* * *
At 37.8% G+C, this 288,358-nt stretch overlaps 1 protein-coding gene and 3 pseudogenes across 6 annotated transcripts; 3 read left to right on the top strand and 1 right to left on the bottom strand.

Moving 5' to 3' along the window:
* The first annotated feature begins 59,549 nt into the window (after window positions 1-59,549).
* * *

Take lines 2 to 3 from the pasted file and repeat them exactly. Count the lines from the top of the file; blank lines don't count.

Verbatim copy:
Moving 5' to 3' along the window:
* The first annotated feature begins 59,549 nt into the window (after window positions 1-59,549).